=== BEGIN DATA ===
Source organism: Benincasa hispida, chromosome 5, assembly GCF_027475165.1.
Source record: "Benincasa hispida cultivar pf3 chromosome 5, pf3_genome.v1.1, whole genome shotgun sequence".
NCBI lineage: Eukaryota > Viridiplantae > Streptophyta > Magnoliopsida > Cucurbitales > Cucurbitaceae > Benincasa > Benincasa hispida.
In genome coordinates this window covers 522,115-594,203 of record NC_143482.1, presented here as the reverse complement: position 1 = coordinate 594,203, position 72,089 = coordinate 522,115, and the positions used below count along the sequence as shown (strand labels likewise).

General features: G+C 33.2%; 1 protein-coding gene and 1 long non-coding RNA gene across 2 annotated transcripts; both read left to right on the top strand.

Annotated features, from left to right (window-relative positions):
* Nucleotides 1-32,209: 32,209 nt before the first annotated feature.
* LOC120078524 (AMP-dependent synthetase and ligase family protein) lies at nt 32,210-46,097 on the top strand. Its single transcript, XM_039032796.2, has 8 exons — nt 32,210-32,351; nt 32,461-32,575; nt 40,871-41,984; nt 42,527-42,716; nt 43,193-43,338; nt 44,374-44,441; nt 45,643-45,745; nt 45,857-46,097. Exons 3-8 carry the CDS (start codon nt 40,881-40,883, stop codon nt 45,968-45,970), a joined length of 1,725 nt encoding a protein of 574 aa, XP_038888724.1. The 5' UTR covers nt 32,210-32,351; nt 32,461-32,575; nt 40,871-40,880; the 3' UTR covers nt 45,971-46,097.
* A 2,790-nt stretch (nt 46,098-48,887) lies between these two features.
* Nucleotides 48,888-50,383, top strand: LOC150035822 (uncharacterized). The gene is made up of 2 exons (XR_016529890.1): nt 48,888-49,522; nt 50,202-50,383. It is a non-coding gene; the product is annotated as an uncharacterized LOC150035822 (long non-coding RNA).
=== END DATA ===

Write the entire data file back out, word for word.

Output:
Source organism: Benincasa hispida, chromosome 5, assembly GCF_027475165.1.
Source record: "Benincasa hispida cultivar pf3 chromosome 5, pf3_genome.v1.1, whole genome shotgun sequence".
NCBI lineage: Eukaryota > Viridiplantae > Streptophyta > Magnoliopsida > Cucurbitales > Cucurbitaceae > Benincasa > Benincasa hispida.
In genome coordinates this window covers 522,115-594,203 of record NC_143482.1, presented here as the reverse complement: position 1 = coordinate 594,203, position 72,089 = coordinate 522,115, and the positions used below count along the sequence as shown (strand labels likewise).

General features: G+C 33.2%; 1 protein-coding gene and 1 long non-coding RNA gene across 2 annotated transcripts; both read left to right on the top strand.

Annotated features, from left to right (window-relative positions):
* Nucleotides 1-32,209: 32,209 nt before the first annotated feature.
* LOC120078524 (AMP-dependent synthetase and ligase family protein) lies at nt 32,210-46,097 on the top strand. Its single transcript, XM_039032796.2, has 8 exons — nt 32,210-32,351; nt 32,461-32,575; nt 40,871-41,984; nt 42,527-42,716; nt 43,193-43,338; nt 44,374-44,441; nt 45,643-45,745; nt 45,857-46,097. Exons 3-8 carry the CDS (start codon nt 40,881-40,883, stop codon nt 45,968-45,970), a joined length of 1,725 nt encoding a protein of 574 aa, XP_038888724.1. The 5' UTR covers nt 32,210-32,351; nt 32,461-32,575; nt 40,871-40,880; the 3' UTR covers nt 45,971-46,097.
* A 2,790-nt stretch (nt 46,098-48,887) lies between these two features.
* Nucleotides 48,888-50,383, top strand: LOC150035822 (uncharacterized). The gene is made up of 2 exons (XR_016529890.1): nt 48,888-49,522; nt 50,202-50,383. It is a non-coding gene; the product is annotated as an uncharacterized LOC150035822 (long non-coding RNA).